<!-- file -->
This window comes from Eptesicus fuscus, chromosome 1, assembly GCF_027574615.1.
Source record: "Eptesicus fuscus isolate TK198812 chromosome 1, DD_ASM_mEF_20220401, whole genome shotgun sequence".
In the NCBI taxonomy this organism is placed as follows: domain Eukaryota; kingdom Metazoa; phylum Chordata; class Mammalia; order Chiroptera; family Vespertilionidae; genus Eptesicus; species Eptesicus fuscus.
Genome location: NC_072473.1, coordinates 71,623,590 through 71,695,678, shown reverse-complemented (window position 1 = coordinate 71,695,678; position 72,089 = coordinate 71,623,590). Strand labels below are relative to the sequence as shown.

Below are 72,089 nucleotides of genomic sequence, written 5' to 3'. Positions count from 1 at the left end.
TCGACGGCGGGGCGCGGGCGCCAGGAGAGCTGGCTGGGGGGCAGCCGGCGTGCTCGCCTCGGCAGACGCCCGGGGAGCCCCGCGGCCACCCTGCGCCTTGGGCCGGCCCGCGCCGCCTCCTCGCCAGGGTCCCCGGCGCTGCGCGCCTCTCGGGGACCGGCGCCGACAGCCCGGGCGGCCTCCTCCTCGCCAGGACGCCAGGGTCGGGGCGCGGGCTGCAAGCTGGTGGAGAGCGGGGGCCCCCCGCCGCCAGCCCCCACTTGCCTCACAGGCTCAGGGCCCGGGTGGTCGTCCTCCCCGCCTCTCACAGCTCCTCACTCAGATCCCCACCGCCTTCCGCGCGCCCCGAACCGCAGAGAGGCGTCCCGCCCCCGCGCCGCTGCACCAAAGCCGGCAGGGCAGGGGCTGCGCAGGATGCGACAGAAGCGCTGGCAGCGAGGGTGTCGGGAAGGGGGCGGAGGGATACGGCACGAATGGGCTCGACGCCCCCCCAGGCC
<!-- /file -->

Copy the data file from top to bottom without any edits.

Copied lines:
This window comes from Eptesicus fuscus, chromosome 1, assembly GCF_027574615.1.
Source record: "Eptesicus fuscus isolate TK198812 chromosome 1, DD_ASM_mEF_20220401, whole genome shotgun sequence".
In the NCBI taxonomy this organism is placed as follows: domain Eukaryota; kingdom Metazoa; phylum Chordata; class Mammalia; order Chiroptera; family Vespertilionidae; genus Eptesicus; species Eptesicus fuscus.
Genome location: NC_072473.1, coordinates 71,623,590 through 71,695,678, shown reverse-complemented (window position 1 = coordinate 71,695,678; position 72,089 = coordinate 71,623,590). Strand labels below are relative to the sequence as shown.

Below are 72,089 nucleotides of genomic sequence, written 5' to 3'. Positions count from 1 at the left end.
TCGACGGCGGGGCGCGGGCGCCAGGAGAGCTGGCTGGGGGGCAGCCGGCGTGCTCGCCTCGGCAGACGCCCGGGGAGCCCCGCGGCCACCCTGCGCCTTGGGCCGGCCCGCGCCGCCTCCTCGCCAGGGTCCCCGGCGCTGCGCGCCTCTCGGGGACCGGCGCCGACAGCCCGGGCGGCCTCCTCCTCGCCAGGACGCCAGGGTCGGGGCGCGGGCTGCAAGCTGGTGGAGAGCGGGGGCCCCCCGCCGCCAGCCCCCACTTGCCTCACAGGCTCAGGGCCCGGGTGGTCGTCCTCCCCGCCTCTCACAGCTCCTCACTCAGATCCCCACCGCCTTCCGCGCGCCCCGAACCGCAGAGAGGCGTCCCGCCCCCGCGCCGCTGCACCAAAGCCGGCAGGGCAGGGGCTGCGCAGGATGCGACAGAAGCGCTGGCAGCGAGGGTGTCGGGAAGGGGGCGGAGGGATACGGCACGAATGGGCTCGACGCCCCCCCAGGCC